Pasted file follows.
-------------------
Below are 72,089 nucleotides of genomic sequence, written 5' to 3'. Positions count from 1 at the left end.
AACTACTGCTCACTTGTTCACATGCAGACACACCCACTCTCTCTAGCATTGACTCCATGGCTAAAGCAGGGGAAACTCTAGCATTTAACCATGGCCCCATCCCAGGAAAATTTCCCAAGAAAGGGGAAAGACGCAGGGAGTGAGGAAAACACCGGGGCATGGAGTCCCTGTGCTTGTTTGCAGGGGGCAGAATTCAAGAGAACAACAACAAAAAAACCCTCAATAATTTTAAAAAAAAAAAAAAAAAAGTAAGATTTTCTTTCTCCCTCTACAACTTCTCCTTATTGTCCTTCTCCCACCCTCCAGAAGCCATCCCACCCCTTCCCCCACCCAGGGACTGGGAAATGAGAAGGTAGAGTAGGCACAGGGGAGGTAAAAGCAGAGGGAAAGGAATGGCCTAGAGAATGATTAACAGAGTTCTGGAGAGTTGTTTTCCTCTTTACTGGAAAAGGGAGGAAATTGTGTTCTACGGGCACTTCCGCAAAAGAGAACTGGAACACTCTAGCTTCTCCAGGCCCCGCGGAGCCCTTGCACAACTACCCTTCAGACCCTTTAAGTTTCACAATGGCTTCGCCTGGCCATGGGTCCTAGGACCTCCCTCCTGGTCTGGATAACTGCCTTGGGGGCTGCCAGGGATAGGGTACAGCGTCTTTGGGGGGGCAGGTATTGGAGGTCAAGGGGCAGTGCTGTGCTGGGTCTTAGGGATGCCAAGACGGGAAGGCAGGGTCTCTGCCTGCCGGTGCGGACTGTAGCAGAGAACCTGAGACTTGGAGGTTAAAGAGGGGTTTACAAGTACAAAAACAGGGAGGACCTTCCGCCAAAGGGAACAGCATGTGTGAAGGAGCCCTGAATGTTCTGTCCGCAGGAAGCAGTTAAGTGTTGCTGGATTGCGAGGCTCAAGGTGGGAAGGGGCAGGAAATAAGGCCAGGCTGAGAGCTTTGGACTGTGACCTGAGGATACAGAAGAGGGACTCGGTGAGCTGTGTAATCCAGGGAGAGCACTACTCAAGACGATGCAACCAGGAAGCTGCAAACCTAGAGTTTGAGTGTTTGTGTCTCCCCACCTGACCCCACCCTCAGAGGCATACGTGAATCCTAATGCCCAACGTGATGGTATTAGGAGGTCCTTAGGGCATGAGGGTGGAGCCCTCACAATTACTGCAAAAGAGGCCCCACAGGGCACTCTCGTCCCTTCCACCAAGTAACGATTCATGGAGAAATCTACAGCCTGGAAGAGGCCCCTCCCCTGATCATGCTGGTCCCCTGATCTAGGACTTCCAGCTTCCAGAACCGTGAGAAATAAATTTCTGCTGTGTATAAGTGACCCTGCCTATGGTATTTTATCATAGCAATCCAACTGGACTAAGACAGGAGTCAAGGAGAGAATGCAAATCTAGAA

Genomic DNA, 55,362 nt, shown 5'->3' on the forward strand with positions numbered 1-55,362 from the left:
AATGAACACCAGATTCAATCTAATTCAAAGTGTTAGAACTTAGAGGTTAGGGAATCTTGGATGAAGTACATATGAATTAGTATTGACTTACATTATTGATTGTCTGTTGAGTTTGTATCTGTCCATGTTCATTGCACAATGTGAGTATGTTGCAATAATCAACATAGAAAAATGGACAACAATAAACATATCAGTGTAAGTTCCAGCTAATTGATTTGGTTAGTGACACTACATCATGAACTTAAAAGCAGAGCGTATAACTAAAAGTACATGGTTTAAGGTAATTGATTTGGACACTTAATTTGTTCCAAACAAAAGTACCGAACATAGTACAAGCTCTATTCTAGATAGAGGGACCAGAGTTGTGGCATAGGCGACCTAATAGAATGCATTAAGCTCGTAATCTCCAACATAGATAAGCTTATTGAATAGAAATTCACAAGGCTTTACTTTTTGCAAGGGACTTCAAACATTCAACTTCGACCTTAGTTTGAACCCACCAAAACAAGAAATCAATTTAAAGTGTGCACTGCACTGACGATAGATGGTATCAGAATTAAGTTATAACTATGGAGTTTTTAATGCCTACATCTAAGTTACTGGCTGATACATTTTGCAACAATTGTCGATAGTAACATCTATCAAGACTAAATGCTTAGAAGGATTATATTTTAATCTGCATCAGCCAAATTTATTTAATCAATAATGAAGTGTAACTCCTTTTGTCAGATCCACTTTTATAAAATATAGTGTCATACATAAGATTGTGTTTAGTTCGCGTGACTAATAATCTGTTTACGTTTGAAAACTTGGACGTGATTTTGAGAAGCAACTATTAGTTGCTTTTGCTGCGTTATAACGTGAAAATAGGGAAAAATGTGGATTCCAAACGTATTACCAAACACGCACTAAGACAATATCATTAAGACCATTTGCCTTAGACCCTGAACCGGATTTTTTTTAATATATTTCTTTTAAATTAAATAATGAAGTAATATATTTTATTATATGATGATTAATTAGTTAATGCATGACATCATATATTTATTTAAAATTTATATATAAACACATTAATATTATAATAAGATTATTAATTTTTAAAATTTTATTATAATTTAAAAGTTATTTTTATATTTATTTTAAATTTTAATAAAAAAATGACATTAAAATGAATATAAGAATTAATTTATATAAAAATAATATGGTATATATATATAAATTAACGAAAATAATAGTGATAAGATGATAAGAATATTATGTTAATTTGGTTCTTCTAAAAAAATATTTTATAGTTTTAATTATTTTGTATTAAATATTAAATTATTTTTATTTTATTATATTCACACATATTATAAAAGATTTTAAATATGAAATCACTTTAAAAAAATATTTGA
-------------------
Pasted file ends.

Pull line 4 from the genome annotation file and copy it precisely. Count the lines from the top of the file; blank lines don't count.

AATGAACACCAGATTCAATCTAATTCAAAGTGTTAGAACTTAGAGGTTAGGGAATCTTGGATGAAGTACATATGAATTAGTATTGACTTACATTATTGATTGTCTGTTGAGTTTGTATCTGTCCATGTTCATTGCACAATGTGAGTATGTTGCAATAATCAACATAGAAAAATGGACAACAATAAACATATCAGTGTAAGTTCCAGCTAATTGATTTGGTTAGTGACACTACATCATGAACTTAAAAGCAGAGCGTATAACTAAAAGTACATGGTTTAAGGTAATTGATTTGGACACTTAATTTGTTCCAAACAAAAGTACCGAACATAGTACAAGCTCTATTCTAGATAGAGGGACCAGAGTTGTGGCATAGGCGACCTAATAGAATGCATTAAGCTCGTAATCTCCAACATAGATAAGCTTATTGAATAGAAATTCACAAGGCTTTACTTTTTGCAAGGGACTTCAAACATTCAACTTCGACCTTAGTTTGAACCCACCAAAACAAGAAATCAATTTAAAGTGTGCACTGCACTGACGATAGATGGTATCAGAATTAAGTTATAACTATGGAGTTTTTAATGCCTACATCTAAGTTACTGGCTGATACATTTTGCAACAATTGTCGATAGTAACATCTATCAAGACTAAATGCTTAGAAGGATTATATTTTAATCTGCATCAGCCAAATTTATTTAATCAATAATGAAGTGTAACTCCTTTTGTCAGATCCACTTTTATAAAATATAGTGTCATACATAAGATTGTGTTTAGTTCGCGTGACTAATAATCTGTTTACGTTTGAAAACTTGGACGTGATTTTGAGAAGCAACTATTAGTTGCTTTTGCTGCGTTATAACGTGAAAATAGGGAAAAATGTGGATTCCAAACGTATTACCAAACACGCACTAAGACAATATCATTAAGACCATTTGCCTTAGACCCTGAACCGGATTTTTTTTAATATATTTCTTTTAAATTAAATAATGAAGTAATATATTTTATTATATGATGATTAATTAGTTAATGCATGACATCATATATTTATTTAAAATTTATATATAAACACATTAATATTATAATAAGATTATTAATTTTTAAAATTTTATTATAATTTAAAAGTTATTTTTATATTTATTTTAAATTTTAATAAAAAAATGACATTAAAATGAATATAAGAATTAATTTATATAAAAATAATATGGTATATATATATAAATTAACGAAAATAATAGTGATAAGATGATAAGAATATTATGTTAATTTGGTTCTTCTAAAAAAATATTTTATAGTTTTAATTATTTTGTATTAAATATTAAATTATTTTTATTTTATTATATTCACACATATTATAAAAGATTTTAAATATGAAATCACTTTAAAAAAATATTTGA